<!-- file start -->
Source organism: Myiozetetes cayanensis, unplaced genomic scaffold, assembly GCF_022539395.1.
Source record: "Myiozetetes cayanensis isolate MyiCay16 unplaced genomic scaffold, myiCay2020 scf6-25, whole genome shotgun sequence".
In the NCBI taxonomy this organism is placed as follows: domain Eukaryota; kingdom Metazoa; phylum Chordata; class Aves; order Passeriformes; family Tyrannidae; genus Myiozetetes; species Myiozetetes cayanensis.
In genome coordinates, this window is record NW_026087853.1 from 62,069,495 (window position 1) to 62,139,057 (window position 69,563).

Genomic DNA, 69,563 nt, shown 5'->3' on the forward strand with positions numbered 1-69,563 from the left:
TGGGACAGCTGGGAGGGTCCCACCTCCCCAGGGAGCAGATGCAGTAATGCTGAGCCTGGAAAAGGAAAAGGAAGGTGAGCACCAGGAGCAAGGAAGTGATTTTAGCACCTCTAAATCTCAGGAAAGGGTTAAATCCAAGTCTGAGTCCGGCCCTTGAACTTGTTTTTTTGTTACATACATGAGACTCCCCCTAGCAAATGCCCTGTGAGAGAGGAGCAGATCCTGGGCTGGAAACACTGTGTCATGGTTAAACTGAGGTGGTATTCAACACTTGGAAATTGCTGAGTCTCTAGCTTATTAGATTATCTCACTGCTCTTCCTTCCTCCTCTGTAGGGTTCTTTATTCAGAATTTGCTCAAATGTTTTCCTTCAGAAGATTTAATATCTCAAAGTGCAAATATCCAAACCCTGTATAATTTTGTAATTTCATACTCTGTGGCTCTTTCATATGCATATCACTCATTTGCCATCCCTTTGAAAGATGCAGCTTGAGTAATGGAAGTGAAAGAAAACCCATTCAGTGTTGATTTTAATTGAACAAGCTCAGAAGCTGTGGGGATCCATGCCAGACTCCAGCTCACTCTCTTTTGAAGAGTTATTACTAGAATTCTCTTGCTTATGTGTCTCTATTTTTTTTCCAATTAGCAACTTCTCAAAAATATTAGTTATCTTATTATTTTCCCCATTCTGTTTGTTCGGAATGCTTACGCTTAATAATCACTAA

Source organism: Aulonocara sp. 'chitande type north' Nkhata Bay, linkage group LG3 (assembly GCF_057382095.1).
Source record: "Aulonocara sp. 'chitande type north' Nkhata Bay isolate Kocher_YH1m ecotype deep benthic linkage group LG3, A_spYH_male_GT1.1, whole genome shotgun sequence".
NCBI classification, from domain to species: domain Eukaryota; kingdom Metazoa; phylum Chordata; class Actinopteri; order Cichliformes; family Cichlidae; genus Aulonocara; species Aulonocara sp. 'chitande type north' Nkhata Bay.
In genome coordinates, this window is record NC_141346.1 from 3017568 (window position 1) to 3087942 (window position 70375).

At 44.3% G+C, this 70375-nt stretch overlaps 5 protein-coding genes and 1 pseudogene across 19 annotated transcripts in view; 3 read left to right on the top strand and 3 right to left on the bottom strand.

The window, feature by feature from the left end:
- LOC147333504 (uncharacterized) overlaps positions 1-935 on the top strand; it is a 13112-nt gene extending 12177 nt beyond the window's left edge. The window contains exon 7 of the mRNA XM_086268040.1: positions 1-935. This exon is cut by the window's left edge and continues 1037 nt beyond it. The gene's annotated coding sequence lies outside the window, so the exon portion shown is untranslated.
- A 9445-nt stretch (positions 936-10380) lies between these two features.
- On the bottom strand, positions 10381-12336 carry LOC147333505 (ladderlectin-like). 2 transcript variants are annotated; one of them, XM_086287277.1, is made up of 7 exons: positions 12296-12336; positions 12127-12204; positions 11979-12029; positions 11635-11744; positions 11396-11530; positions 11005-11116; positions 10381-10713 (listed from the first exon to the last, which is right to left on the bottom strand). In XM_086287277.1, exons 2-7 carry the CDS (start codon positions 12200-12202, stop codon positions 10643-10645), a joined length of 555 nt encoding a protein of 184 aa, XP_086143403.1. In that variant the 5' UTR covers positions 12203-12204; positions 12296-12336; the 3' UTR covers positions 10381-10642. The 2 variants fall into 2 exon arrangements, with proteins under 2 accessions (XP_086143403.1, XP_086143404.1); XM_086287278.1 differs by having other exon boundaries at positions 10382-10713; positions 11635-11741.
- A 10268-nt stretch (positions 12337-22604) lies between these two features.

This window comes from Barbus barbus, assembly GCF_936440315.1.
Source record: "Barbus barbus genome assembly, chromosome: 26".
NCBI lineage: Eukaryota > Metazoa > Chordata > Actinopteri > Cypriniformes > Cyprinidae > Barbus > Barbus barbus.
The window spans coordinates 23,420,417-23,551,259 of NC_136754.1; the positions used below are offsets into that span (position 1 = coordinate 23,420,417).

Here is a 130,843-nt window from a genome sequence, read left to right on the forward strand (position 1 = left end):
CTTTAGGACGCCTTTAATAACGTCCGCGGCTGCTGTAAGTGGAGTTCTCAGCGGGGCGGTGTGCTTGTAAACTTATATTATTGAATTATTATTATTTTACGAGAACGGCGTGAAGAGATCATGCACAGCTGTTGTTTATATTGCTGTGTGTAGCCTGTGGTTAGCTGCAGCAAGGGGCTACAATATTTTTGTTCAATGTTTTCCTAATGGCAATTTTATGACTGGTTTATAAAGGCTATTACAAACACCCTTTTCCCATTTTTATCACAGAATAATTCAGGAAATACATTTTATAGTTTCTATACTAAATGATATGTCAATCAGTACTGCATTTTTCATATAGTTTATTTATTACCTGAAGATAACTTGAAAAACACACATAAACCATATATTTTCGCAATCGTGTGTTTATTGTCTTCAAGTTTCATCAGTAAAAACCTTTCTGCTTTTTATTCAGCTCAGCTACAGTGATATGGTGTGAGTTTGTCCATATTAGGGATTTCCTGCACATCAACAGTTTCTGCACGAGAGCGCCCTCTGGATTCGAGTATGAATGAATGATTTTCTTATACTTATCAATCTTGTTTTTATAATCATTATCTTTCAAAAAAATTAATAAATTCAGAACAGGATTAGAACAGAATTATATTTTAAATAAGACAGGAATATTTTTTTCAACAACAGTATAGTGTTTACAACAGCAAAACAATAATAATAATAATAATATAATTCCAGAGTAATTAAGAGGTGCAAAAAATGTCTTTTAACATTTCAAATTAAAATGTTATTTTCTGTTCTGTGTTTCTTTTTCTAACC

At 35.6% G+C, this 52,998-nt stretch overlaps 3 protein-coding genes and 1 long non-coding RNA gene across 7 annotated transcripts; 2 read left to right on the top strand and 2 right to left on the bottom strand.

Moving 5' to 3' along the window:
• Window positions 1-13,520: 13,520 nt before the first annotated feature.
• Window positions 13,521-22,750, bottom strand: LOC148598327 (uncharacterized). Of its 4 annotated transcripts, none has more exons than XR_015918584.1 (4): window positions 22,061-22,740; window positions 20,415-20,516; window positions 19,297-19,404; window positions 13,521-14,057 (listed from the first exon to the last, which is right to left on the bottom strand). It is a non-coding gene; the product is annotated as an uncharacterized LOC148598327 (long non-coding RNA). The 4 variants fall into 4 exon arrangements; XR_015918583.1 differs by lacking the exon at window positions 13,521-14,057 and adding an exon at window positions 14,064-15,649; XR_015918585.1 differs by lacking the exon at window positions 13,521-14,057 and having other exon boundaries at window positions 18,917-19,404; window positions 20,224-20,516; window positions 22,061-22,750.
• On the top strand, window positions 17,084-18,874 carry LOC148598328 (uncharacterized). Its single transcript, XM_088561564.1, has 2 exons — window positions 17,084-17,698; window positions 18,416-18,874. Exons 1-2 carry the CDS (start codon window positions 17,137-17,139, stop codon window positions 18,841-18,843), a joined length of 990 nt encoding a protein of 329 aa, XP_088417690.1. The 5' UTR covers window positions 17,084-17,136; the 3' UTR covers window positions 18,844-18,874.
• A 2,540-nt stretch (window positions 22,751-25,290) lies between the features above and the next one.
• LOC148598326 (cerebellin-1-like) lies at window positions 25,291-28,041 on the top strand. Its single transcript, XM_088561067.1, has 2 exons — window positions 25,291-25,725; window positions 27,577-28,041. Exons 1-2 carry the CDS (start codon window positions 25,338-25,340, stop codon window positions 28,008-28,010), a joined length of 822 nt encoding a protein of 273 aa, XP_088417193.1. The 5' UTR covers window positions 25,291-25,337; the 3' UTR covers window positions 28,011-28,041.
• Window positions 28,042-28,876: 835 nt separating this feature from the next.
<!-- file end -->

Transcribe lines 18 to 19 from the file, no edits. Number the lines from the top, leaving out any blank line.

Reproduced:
Source record: "Barbus barbus genome assembly, chromosome: 26".
NCBI lineage: Eukaryota > Metazoa > Chordata > Actinopteri > Cypriniformes > Cyprinidae > Barbus > Barbus barbus.